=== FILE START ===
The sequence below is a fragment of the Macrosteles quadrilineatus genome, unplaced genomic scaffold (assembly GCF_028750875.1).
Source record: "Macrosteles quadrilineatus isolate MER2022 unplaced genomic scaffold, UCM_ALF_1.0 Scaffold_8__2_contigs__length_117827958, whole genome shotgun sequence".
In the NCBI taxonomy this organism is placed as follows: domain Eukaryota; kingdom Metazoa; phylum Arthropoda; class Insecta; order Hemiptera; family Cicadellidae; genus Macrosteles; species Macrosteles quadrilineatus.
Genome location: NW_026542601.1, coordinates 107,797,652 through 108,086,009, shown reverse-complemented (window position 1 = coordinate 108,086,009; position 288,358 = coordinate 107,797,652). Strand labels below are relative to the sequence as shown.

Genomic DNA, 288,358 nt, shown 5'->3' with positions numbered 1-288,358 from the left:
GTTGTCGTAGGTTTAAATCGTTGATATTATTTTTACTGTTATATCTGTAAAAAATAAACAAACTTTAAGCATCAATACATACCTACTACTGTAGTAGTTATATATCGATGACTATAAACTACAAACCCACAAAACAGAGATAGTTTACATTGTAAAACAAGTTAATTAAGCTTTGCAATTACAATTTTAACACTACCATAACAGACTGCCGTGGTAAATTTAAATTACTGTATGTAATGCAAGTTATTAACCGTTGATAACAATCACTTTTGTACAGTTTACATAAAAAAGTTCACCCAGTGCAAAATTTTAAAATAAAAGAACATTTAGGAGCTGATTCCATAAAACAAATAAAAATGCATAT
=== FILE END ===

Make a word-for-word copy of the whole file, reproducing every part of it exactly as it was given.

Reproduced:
The sequence below is a fragment of the Macrosteles quadrilineatus genome, unplaced genomic scaffold (assembly GCF_028750875.1).
Source record: "Macrosteles quadrilineatus isolate MER2022 unplaced genomic scaffold, UCM_ALF_1.0 Scaffold_8__2_contigs__length_117827958, whole genome shotgun sequence".
In the NCBI taxonomy this organism is placed as follows: domain Eukaryota; kingdom Metazoa; phylum Arthropoda; class Insecta; order Hemiptera; family Cicadellidae; genus Macrosteles; species Macrosteles quadrilineatus.
Genome location: NW_026542601.1, coordinates 107,797,652 through 108,086,009, shown reverse-complemented (window position 1 = coordinate 108,086,009; position 288,358 = coordinate 107,797,652). Strand labels below are relative to the sequence as shown.

Genomic DNA, 288,358 nt, shown 5'->3' with positions numbered 1-288,358 from the left:
GTTGTCGTAGGTTTAAATCGTTGATATTATTTTTACTGTTATATCTGTAAAAAATAAACAAACTTTAAGCATCAATACATACCTACTACTGTAGTAGTTATATATCGATGACTATAAACTACAAACCCACAAAACAGAGATAGTTTACATTGTAAAACAAGTTAATTAAGCTTTGCAATTACAATTTTAACACTACCATAACAGACTGCCGTGGTAAATTTAAATTACTGTATGTAATGCAAGTTATTAACCGTTGATAACAATCACTTTTGTACAGTTTACATAAAAAAGTTCACCCAGTGCAAAATTTTAAAATAAAAGAACATTTAGGAGCTGATTCCATAAAACAAATAAAAATGCATAT